GP practices are being offered £200 payments for each dementia patient they diagnose, and provide post-diagnostic support to, under a scheme to shift more care into the community.
The three-year local enhanced service – offered to practices by NHS Bristol CCG – also offers practices a a £500 upfront payment for signing up to the LES and a £200 ‘bonus’ payment for practices to increase their diagnosis rates by 5%, or reach a target of 65% of expected diagnoses.
NHS England chief executive Simon Stevens called recently for a ‘step change’ in diagnosis in order to meet the Government’s objective of ensuring two-thirds of people with dementia have a formal diagnosis by next year.
But GPs have found objections from patients and increased waiting times at memory clinics due to the controversial dementia case-finding DES in England.
A spokesperson for NHS Bristol CCG told Pulse the scheme was set up to support general practice taking on more dementia care from specialists, by providing extra resources for diagnosing patients with uncomplicated dementia and reviewing their care, while complex cases are still referred to memory clinic.
The spokesperson said: ‘NHS Bristol CCG introduced a three-year enhanced service for dementia in July 2013 as part of our work to shift the diagnosis of straightforward dementias from secondary care to primary care. GPs are supported by skilled memory nurses in the community, to undertake a diagnoses of dementia, but complex cases of dementia are referred into the memory clinic.
‘Primary care is supported to deliver enhanced reviews for people with dementia, over and above what is required in the QOF. Our costings are based on indicative timings for clinical time in primary care, to make a diagnosis or undertake an enhanced review.’
NHS Bristol CCG added that the enhanced service had been developed around the NICE commissioning guidance for dementia and it has now commissioned a new service provided by Devon NHS Partnership Trust and Alzheimer’s Society to further support the enhanced service delivery in the morning.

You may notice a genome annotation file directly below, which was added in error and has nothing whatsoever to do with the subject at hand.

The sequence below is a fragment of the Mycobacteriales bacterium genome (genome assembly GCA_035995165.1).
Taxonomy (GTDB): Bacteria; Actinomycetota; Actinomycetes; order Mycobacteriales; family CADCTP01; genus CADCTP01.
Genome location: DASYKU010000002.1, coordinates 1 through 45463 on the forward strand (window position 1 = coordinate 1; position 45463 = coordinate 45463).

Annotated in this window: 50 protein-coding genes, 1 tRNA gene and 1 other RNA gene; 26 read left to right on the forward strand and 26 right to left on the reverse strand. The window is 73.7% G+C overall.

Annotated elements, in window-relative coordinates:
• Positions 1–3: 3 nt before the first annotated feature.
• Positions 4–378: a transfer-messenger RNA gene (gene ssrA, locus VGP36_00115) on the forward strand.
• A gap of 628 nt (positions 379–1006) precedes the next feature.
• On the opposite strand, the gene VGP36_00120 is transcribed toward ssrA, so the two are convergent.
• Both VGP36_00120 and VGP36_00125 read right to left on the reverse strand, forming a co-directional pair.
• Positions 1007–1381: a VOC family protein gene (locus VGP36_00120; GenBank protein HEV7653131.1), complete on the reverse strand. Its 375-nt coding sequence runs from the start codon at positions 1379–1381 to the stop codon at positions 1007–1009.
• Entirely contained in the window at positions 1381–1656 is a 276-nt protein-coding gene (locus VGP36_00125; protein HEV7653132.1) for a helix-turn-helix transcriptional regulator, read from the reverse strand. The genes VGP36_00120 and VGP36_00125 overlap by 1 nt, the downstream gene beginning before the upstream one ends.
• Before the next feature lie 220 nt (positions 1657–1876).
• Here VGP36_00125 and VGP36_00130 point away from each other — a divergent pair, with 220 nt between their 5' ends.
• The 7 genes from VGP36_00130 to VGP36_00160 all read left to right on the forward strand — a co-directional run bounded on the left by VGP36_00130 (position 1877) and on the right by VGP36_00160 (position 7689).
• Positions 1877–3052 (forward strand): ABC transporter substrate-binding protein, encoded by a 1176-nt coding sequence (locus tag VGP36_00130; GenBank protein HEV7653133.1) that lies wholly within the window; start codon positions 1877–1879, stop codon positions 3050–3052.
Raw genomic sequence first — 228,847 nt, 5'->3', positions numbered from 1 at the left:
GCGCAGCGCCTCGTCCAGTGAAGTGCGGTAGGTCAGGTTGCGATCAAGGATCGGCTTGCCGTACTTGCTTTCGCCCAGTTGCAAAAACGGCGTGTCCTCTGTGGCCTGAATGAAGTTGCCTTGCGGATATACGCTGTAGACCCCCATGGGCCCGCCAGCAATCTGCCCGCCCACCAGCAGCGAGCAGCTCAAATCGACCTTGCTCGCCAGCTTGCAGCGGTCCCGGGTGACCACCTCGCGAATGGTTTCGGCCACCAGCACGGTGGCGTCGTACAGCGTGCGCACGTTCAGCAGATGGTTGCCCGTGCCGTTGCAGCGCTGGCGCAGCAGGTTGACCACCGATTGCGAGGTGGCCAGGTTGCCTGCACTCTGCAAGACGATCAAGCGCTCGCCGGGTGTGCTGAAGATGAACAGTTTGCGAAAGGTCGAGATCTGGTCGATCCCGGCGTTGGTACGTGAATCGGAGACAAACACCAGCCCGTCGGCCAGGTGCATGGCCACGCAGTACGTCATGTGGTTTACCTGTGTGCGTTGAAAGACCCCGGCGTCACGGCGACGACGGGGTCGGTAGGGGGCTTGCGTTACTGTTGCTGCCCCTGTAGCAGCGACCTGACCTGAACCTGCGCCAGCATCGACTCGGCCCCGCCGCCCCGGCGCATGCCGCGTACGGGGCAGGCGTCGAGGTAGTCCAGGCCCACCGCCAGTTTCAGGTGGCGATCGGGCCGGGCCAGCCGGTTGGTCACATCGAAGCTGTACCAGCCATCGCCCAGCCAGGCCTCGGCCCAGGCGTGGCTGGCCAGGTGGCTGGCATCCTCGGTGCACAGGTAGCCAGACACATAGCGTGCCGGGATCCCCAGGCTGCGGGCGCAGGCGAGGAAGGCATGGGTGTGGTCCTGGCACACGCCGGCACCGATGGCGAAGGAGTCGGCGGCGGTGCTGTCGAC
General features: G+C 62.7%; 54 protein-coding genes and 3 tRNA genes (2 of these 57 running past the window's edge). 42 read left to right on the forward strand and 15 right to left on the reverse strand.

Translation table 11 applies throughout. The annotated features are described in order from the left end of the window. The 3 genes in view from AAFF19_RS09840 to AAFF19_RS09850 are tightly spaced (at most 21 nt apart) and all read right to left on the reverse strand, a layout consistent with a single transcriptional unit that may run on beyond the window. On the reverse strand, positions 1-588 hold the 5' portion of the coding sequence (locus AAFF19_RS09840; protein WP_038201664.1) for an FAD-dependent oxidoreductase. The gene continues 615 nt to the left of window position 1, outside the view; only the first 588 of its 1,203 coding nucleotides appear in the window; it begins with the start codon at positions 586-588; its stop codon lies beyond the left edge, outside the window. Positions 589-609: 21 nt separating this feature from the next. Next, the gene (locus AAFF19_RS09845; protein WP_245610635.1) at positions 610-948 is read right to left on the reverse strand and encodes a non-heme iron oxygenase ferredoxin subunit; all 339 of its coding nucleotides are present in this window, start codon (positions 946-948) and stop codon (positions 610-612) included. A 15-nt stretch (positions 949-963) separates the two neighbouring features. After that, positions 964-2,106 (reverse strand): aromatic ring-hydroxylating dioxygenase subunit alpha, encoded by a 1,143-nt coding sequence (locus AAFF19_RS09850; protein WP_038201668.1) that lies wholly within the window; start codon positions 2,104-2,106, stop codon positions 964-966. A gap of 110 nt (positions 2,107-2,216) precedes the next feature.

The spokesperson added: ‘From our evaluation of the enhanced service, the majority of the providers now view dementia as a long-term condition rather than a mental health condition, have a better understanding of dementia and feel patients are getting a quicker and more effective service.’
Dr Richard Vautrey, deputy chair of the GPC, told Pulse the focus of such schemes should be on providing adequate social and health care support for all patients diagnosed with dementia.
Dr Vautrey said: ‘It is important to draw a distinction between screening, for which there is little evidence, and timely diagnosis of dementia for which there is much better evidence for its value. We would support schemes that do the latter and focus on supporting practices to do this.
‘The real problems however are the long and increasing waiting times to access memory clinics and the lack of social care to support patients and carers once a diagnosis has been made. This is where CCGs should be focusing their energy.’